I like to imagine that the decade that we grew up in, will always be the most important to us. Decades are just a collection of years when you really examine them, but they still manage to define our culture and our identity to an unprecedented degree. For many, the 1980s were the years spent dreading conscription, living in an era of fear and waiting patiently every night for David Hasslehoff to crack wise next to KITT on Knight Rider while the threat of the Cold War loomed overhead.
For me, the 1990s were a marvellous decade to grow up in. It was a time of hope, reconciliation and with an eye to the future. I was just a child during and after the 1990s, but it was a phenomenal time to be young. To see your country back in the hands of all the people, to spend a Saturday morning watching X-Men and being lucky enough to learn how to use Windows 95 properly.
It was also one of the most important eras in video game history.
While the Cold War might have ended with Glasnost and Perestroika, the battles of one-upmanship between SEGA and Nintendo were just getting started. The Big N may have had the better console and games in the long run, but SEGA was still brash enough to declare that their Megadrive system would do “what Nintendon’t”. It’s that healthy competition which would eventually usher in the reveal of one of the greatest video game consoles of all time.
The TurboGrafX 32. No wait, sh*t, not that one. I meant the PlayStation.
A console that shipped games in CD-ROM format, taking the best of PC and essentially making it mainstream. The PlayStation was a fine machine, but it needed games that would appeal beyond the usual install base of the video game industry. It needed appeal, widespread love and adoption of the device with games across all manner of genres. Crash Bandicoot was that game, that heralded a renaissance in the industry alongside several other legendary titles.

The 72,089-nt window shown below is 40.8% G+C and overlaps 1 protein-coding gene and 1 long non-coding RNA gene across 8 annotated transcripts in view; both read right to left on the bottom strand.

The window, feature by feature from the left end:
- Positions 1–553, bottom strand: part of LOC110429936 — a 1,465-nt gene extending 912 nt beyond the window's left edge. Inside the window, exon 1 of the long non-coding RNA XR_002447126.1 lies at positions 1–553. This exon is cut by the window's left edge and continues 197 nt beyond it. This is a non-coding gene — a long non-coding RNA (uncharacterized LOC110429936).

Imagine where we would have been today if Naughty Dog hadn’t flipped the platforming genre to a new perspective. Imagine a world without WipEout’s incredible fusion of beats and speed or Final Fantasy VII rewriting the rulebook on delivering a story that rivalled the greatest efforts of cinema. There’s a pattern that you can follow here with those examples above: They’re all coming back with a bang.
While WipEout has already shipped and been hailed as one of the finest examples of nostalgia done right, it’s Crash Bandicoot that is winning new hearts and minds with an audience that grew up with it and are eager to drop a few spin-attacks once again. It’s not hard to see why, as Crash Bandicoot was a game that everyone played when it first launched.
Sony was clever in the early days of this franchise, setting up booths with playable demo everywhere and making certain that PlayStations shipped with a taste of the goofy marsupial when they purchased a PlayStation and slapped in the demo disc that came with it. The end result? A franchise that shipped a solid trilogy’s worth of games (and even more spin-offs) out of Naughty Dog, before the studio bid a fond farewell in 1999 with the superb Crash Team Racing.